At that time I had nothing to offer other people in the realm of liberty because I hadn't fully embraced it in my own life. I wasn't offering liberty to my family, to my kids, to my spouse. I realized that if I'm getting up to communicate a message and reach others that I couldn't do it while being a walking contradiction of those principles. I wasn't practicing what I preached. By the way I think this is why many libertarians are completely ineffective at communicating the message of liberty. To be brutally honest they are shit shows in their personal lives and it comes out in the way they communicate and present themselves. I was a bit of a shit show at that time and I realized that until I could practice the principles I was espousing I was in no position to attract people to this philosophy.

A recent article  touched on what I'm talking about. This prominent liberty activist referred to two types of libertarians; humanists and brutalists. The way I interpret the article is that brutalists are essentially people who want government to leave them alone so they can engage in all their destructive habits; vice, drugs, bigotry, and hate. I've noticed that brutalists tend to view themselves from the frame of a victim, which isn't incorrect, it's just that victims have nothing to offer anybody until after they heal. Humanists want government to leave them alone so they can advance human flourishing. They don't view themselves as victims so much as they view voluntary relationships as extremely powerful and are constantly looking at ways of exploring and embodying this power in their own lives. There is nothing morally wrong with being an asshole as long as people around you are free to leave your toxicity, but its silly to think that you are going to be an effective purveyor of liberty. Humanists on the other hand see liberty as a way to be the best version of themselves possible and in doing so elevate those around them; these people exude personal power and mastery and empirically attract more people to the liberty movement.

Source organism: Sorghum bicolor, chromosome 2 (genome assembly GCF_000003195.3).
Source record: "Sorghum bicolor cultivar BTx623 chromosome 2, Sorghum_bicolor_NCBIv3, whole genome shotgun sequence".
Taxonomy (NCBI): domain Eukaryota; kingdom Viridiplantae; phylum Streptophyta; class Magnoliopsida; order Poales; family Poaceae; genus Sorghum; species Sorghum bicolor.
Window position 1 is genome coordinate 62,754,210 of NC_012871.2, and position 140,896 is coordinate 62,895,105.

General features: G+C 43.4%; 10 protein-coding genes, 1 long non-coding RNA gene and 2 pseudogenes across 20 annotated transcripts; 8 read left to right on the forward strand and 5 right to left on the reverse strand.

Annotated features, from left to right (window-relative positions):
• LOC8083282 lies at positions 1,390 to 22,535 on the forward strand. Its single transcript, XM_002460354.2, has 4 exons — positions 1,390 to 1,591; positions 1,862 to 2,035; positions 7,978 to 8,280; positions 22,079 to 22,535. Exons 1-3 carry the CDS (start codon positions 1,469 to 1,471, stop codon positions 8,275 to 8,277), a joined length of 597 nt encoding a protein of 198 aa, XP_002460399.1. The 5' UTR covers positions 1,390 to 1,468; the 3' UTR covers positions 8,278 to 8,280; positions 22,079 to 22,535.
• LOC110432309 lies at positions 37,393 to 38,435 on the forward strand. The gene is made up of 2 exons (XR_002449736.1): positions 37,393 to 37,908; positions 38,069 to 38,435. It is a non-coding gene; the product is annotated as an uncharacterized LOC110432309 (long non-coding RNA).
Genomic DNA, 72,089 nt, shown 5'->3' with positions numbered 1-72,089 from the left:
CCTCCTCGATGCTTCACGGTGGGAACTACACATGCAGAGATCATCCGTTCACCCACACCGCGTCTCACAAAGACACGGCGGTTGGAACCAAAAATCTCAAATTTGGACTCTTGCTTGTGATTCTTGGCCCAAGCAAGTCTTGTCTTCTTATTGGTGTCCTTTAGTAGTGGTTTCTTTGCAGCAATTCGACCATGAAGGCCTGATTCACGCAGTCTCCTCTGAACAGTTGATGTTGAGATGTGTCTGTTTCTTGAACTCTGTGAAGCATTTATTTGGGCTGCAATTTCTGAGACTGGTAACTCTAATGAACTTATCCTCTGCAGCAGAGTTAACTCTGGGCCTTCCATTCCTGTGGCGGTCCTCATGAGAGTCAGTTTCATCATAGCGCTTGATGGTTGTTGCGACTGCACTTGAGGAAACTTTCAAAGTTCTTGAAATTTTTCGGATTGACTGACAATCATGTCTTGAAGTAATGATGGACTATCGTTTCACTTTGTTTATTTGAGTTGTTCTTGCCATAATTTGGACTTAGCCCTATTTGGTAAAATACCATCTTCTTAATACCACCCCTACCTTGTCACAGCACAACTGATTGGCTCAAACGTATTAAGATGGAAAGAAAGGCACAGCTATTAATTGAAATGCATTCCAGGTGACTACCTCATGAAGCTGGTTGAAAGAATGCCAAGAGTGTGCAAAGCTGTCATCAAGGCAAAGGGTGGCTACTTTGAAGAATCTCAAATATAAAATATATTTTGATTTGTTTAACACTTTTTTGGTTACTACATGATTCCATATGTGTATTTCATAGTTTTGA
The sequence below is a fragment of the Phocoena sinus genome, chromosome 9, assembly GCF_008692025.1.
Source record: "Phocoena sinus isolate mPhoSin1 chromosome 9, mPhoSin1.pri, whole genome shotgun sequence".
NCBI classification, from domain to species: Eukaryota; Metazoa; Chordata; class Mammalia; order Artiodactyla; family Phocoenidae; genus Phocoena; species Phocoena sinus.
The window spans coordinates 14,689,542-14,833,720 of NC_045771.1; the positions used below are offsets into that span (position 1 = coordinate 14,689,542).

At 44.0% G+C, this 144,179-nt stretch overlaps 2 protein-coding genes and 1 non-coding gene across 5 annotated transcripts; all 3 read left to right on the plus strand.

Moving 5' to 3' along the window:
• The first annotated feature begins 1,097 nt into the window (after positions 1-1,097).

So my goal is to be the best version of myself possible and have the most effective positive impact I can in the world. I have had incredible flourishing in my relationships with; my children, my wife, strangers, community members, my customers, and my co-workers since coming to understand that liberty is impossible without self-knowledge. So I am walking into this new area of activism in the world, running a political campaign, acutely attentive and open to the reason and evidence as to whether this is the best course of action for ME in my life right now given the context and the existing conditions.

When I hear criticism being levelled my way by fellow liberty activists I take it seriously. You are unlikely to come to the liberty movement in todays day and age through parental or institutional propaganda, in fact those are all the forces you must overcome. So liberty lovers are typically people who have reasoned their way into that position and I take what they have to say seriously. I could be on the wrong course and I need to be open to course correction.

A friend and fellow liberty lover has been the most vocal critic of my campaign. Here is something he posted the other day that he admits is directed at me:

"The state is as good a tool for preaching liberty as is the church for preaching atheism."